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MHCP

Better Access - Aims

The Better Access to Mental Health initiative commenced in 2001. It aims to create treatment options for sufferers of mental disorders by improving access to allied health professionals & psychiatrists. Under this scheme the role of the GP is to assess, plan and review the progress of treatment against the plan. It encourages a multidisciplinary approach to mental health care by structuring the manner and timeliness of communication between mental health care workers and GP's. By recognising the efficacy of certain evidence based treatment approaches, the scheme aims to reduce the burden of mental health on the PBS and lost productivity due to lack of affordable and timely treatments.

Medicare Mental Health Care item numbers

GP items
2700 or 2701 Preparation of MHCP for GPs without Mental Health Skills training (valid lifelong for a specific diagnosed disorder)
2715 or 2717 Preparation of MHCP for GPs with Mental Health Skills training (valid lifelong for a specific diagnosed disorder)
2712 GP MHCP review
2713 Mental health care consultation

Consultant Physician Psychiatrist items
293 - 370

Consultant Physician items
110 – 133

Specialist Psychiatrists and Paediatricians items
104 – 109

Allied health items
Eligible Clinical Psychologists: 80000- 80020
Eligible Psychologists: 80100 – 80120
Eligible Occupational Therapists: 80125 – 80145
Eligible Social Workers: 80150 - 80170

Eligibility

All patients with a mental disorder, including with co-morbidity are eligible to receive treatment under the Better Access scheme. A mental disorder is defined as a clinically diagnosable disorder that significantly interferes with an individual’s cognitive, emotional or social abilities and includes the following:

  • Chronic psychotic disorder
  • Acute psychotic disorders
  • Schizophrenia
  • Bipolar disorders
  • Phobic disorders
  • Generalised Anxiety Disorder
  • Adjustment disorders
  • Unexplained somatic complaints
  • Obsessive compulsive disorder
  • Conduct disorders
  • Bereavement disorders
  • Post traumatic stress disorders
  • Eating disorders
  • Panic disorders
  • Mixed anxiety and depression
  • Dissociative (conversion) disorder
  • Neurasthenia
  • Mental Disorder NOS
  • Sleep problems
  • Hyperkinetic (Attention deficit) disorders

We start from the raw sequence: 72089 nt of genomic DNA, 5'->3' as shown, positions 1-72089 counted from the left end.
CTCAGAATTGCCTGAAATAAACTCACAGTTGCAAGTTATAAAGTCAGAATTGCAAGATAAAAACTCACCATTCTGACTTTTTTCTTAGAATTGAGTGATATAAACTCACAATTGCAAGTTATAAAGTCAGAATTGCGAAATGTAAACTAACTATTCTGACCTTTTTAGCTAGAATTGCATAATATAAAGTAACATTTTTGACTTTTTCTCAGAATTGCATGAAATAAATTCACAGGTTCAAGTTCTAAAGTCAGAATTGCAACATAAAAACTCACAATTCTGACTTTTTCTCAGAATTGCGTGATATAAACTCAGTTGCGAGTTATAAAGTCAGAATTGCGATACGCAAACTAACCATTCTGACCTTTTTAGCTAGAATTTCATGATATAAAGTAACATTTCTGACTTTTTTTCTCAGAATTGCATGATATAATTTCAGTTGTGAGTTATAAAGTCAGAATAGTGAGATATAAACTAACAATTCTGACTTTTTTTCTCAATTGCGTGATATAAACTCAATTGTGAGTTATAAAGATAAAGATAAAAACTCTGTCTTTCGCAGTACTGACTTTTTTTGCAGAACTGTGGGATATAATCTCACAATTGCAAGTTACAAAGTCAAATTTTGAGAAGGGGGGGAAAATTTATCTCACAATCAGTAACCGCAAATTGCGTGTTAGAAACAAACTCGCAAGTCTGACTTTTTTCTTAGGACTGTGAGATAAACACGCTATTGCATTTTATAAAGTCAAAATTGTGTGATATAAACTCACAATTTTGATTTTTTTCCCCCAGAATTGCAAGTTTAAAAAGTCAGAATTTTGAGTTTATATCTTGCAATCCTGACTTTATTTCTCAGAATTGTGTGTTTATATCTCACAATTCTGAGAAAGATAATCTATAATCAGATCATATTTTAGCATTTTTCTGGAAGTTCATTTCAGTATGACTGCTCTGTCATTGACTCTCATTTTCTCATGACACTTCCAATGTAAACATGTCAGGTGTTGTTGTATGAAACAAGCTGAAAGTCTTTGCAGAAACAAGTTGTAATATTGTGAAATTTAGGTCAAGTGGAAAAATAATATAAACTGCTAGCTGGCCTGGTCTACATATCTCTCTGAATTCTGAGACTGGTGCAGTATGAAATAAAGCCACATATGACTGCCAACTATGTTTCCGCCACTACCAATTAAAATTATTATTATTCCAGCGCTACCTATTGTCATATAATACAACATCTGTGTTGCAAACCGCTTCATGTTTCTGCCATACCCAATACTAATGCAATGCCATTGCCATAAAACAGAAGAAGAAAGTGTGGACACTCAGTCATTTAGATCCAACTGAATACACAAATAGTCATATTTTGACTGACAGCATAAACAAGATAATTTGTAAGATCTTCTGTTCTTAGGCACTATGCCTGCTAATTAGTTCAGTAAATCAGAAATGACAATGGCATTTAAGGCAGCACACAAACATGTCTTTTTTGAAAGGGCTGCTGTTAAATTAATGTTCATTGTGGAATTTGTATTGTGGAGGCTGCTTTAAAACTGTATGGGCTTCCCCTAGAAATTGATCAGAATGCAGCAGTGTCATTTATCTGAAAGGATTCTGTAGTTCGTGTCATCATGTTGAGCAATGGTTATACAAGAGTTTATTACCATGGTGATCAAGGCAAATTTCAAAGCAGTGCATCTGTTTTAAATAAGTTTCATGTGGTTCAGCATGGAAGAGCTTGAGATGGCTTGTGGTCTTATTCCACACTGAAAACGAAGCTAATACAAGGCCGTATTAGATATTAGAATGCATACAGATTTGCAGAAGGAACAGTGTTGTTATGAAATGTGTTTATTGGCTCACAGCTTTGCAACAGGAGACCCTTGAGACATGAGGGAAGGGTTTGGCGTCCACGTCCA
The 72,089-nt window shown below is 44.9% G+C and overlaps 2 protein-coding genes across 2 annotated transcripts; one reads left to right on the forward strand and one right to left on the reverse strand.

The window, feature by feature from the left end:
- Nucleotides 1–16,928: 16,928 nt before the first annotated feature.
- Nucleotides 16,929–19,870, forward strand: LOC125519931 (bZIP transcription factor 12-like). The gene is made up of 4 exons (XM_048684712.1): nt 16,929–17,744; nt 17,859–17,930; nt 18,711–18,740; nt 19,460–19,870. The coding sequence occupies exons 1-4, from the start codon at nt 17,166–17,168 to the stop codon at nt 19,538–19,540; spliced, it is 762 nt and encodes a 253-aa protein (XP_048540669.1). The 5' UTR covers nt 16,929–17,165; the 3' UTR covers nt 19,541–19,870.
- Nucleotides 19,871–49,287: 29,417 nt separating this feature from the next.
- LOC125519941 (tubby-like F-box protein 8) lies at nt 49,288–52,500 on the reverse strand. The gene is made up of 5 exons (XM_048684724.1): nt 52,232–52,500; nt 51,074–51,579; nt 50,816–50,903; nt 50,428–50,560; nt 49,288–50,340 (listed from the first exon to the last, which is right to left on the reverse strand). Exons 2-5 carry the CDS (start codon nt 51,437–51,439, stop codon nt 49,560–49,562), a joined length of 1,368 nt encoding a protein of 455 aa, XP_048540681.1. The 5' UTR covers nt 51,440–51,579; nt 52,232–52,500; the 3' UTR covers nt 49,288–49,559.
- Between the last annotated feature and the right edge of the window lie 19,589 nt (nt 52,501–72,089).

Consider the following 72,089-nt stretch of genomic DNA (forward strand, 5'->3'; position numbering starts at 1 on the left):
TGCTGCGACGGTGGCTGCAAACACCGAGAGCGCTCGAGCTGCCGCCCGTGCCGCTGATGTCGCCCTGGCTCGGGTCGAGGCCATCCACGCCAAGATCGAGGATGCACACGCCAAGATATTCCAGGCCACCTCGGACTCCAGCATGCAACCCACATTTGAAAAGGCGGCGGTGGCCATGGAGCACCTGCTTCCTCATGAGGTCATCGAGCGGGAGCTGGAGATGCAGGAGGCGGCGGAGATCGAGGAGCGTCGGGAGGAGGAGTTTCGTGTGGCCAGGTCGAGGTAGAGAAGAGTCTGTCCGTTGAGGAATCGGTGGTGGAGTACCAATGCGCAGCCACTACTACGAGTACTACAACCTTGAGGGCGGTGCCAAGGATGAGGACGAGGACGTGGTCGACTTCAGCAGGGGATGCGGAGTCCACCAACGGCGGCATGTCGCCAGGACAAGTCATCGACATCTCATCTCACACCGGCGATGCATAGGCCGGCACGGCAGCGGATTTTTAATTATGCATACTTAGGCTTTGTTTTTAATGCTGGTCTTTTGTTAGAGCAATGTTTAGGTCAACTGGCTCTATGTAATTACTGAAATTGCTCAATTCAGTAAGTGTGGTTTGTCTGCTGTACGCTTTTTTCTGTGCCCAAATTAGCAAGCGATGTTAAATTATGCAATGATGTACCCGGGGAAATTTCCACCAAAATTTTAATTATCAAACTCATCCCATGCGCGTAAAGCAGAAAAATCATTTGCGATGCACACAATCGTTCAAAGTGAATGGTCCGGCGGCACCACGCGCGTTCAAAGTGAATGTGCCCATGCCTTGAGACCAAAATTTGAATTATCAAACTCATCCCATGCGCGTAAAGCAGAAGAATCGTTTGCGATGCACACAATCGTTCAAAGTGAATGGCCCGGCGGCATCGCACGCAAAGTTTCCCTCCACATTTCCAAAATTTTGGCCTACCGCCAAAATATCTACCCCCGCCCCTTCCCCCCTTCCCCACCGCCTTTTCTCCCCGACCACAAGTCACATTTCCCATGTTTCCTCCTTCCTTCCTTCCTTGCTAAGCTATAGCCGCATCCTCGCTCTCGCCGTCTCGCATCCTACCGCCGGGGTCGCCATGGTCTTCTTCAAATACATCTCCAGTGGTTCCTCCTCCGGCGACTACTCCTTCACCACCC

• Alcohol use disorders
  • Drug use disorders
  • Depression
  • Sexual disorders
  • Enuresis (non organic)

Approved Treatments - Evidence Based Therapies

  • Cognitive-Behavioural Therapy
  • behavioural interventions (exposure, activity scheduling, mindfulness based CT)
  • cognitive interventions (behavioural experiments, cognitive challenging)
  • Relaxation strategies
  • progressive muscle relaxation
  • Skills training
  • problem solving skills training
  • anger management
  • social skills training
  • communication training
  • time management
  • parent management training
  • Interpersonal Psychotherapy (IPT; especially for depression)
  • Narrative Therapy may be used with Aboriginal and TSI people

Limits to services

Medicare rebates are available for up to 10 individual and 10 group services (minimum 6, maximum 10 participants) per calendar year.

Structure of treatment

Provided in sets of sessions typically 6. The GP will typically create a care plan detailing the treatment needed and the number of sessions they authorise in the initial set of treatment sessions. On completion of these sessions with a psychologist the GP reviews the written report of progress and may choose to authorise a further set of sessions, although only 10 may be claimable in one calendar year.

Reporting requirements for Mental Health Care Providers

At the end of the authorised number sessions (maximum 6) OR on completion of the course of treatment, the clinical psychologist must provide a written report to the referring medical practitioner. The written report should include information on:

  • Assessments carried out on the patient
  • Treatment provided
  • Recommendations on future management of the patient’s disorder